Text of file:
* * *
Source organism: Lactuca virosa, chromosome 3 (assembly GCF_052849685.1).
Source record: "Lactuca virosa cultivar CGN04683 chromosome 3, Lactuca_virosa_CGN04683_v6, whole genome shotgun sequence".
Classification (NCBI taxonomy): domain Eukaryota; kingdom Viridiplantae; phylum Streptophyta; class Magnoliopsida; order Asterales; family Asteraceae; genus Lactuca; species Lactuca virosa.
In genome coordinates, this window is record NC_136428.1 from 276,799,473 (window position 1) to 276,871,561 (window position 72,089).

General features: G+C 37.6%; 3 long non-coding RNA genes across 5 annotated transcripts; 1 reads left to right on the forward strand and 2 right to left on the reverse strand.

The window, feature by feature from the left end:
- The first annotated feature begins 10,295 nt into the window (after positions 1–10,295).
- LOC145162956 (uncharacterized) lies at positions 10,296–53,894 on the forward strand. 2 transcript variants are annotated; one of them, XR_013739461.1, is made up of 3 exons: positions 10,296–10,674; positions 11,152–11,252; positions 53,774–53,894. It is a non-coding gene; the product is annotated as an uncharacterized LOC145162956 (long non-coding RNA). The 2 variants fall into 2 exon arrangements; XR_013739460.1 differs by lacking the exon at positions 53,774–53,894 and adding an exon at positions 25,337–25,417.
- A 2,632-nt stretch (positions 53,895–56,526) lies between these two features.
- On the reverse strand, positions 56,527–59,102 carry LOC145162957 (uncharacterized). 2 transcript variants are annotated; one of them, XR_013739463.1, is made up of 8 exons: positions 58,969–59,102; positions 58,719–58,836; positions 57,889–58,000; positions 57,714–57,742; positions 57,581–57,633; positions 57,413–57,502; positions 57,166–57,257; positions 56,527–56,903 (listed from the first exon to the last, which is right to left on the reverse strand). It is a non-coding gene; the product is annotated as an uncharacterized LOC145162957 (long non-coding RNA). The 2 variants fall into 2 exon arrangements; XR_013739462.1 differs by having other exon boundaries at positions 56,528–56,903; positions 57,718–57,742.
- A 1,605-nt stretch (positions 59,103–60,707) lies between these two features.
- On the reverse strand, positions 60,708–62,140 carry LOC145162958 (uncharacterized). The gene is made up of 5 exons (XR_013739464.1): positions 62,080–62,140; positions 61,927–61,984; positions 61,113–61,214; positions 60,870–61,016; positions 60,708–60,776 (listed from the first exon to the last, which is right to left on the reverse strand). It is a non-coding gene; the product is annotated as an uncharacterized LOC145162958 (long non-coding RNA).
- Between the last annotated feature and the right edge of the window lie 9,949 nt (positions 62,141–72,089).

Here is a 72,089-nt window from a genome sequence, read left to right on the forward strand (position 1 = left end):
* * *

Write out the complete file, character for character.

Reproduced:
Source organism: Lactuca virosa, chromosome 3 (assembly GCF_052849685.1).
Source record: "Lactuca virosa cultivar CGN04683 chromosome 3, Lactuca_virosa_CGN04683_v6, whole genome shotgun sequence".
Classification (NCBI taxonomy): domain Eukaryota; kingdom Viridiplantae; phylum Streptophyta; class Magnoliopsida; order Asterales; family Asteraceae; genus Lactuca; species Lactuca virosa.
In genome coordinates, this window is record NC_136428.1 from 276,799,473 (window position 1) to 276,871,561 (window position 72,089).

General features: G+C 37.6%; 3 long non-coding RNA genes across 5 annotated transcripts; 1 reads left to right on the forward strand and 2 right to left on the reverse strand.

The window, feature by feature from the left end:
- The first annotated feature begins 10,295 nt into the window (after positions 1–10,295).
- LOC145162956 (uncharacterized) lies at positions 10,296–53,894 on the forward strand. 2 transcript variants are annotated; one of them, XR_013739461.1, is made up of 3 exons: positions 10,296–10,674; positions 11,152–11,252; positions 53,774–53,894. It is a non-coding gene; the product is annotated as an uncharacterized LOC145162956 (long non-coding RNA). The 2 variants fall into 2 exon arrangements; XR_013739460.1 differs by lacking the exon at positions 53,774–53,894 and adding an exon at positions 25,337–25,417.
- A 2,632-nt stretch (positions 53,895–56,526) lies between these two features.
- On the reverse strand, positions 56,527–59,102 carry LOC145162957 (uncharacterized). 2 transcript variants are annotated; one of them, XR_013739463.1, is made up of 8 exons: positions 58,969–59,102; positions 58,719–58,836; positions 57,889–58,000; positions 57,714–57,742; positions 57,581–57,633; positions 57,413–57,502; positions 57,166–57,257; positions 56,527–56,903 (listed from the first exon to the last, which is right to left on the reverse strand). It is a non-coding gene; the product is annotated as an uncharacterized LOC145162957 (long non-coding RNA). The 2 variants fall into 2 exon arrangements; XR_013739462.1 differs by having other exon boundaries at positions 56,528–56,903; positions 57,718–57,742.
- A 1,605-nt stretch (positions 59,103–60,707) lies between these two features.
- On the reverse strand, positions 60,708–62,140 carry LOC145162958 (uncharacterized). The gene is made up of 5 exons (XR_013739464.1): positions 62,080–62,140; positions 61,927–61,984; positions 61,113–61,214; positions 60,870–61,016; positions 60,708–60,776 (listed from the first exon to the last, which is right to left on the reverse strand). It is a non-coding gene; the product is annotated as an uncharacterized LOC145162958 (long non-coding RNA).
- Between the last annotated feature and the right edge of the window lie 9,949 nt (positions 62,141–72,089).

Here is a 72,089-nt window from a genome sequence, read left to right on the forward strand (position 1 = left end):